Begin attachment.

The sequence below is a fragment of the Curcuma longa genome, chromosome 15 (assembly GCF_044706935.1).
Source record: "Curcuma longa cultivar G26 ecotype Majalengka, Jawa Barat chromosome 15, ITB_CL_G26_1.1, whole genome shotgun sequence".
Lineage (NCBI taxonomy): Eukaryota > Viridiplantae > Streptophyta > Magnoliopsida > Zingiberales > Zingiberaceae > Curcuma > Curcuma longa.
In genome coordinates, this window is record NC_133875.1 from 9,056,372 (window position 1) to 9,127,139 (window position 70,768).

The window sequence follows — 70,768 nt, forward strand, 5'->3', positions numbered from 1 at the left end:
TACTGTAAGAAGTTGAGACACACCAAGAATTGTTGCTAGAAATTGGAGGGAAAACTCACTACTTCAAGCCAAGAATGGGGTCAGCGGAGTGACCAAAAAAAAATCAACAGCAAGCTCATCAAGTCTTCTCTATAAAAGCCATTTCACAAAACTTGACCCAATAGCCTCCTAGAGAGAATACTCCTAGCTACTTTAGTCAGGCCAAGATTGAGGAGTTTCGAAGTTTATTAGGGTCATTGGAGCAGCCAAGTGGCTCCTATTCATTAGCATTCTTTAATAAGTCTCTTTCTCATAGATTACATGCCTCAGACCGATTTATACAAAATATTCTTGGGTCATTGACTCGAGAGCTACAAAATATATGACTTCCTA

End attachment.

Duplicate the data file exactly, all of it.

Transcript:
The sequence below is a fragment of the Curcuma longa genome, chromosome 15 (assembly GCF_044706935.1).
Source record: "Curcuma longa cultivar G26 ecotype Majalengka, Jawa Barat chromosome 15, ITB_CL_G26_1.1, whole genome shotgun sequence".
Lineage (NCBI taxonomy): Eukaryota > Viridiplantae > Streptophyta > Magnoliopsida > Zingiberales > Zingiberaceae > Curcuma > Curcuma longa.
In genome coordinates, this window is record NC_133875.1 from 9,056,372 (window position 1) to 9,127,139 (window position 70,768).

The window sequence follows — 70,768 nt, forward strand, 5'->3', positions numbered from 1 at the left end:
TACTGTAAGAAGTTGAGACACACCAAGAATTGTTGCTAGAAATTGGAGGGAAAACTCACTACTTCAAGCCAAGAATGGGGTCAGCGGAGTGACCAAAAAAAAATCAACAGCAAGCTCATCAAGTCTTCTCTATAAAAGCCATTTCACAAAACTTGACCCAATAGCCTCCTAGAGAGAATACTCCTAGCTACTTTAGTCAGGCCAAGATTGAGGAGTTTCGAAGTTTATTAGGGTCATTGGAGCAGCCAAGTGGCTCCTATTCATTAGCATTCTTTAATAAGTCTCTTTCTCATAGATTACATGCCTCAGACCGATTTATACAAAATATTCTTGGGTCATTGACTCGAGAGCTACAAAATATATGACTTCCTA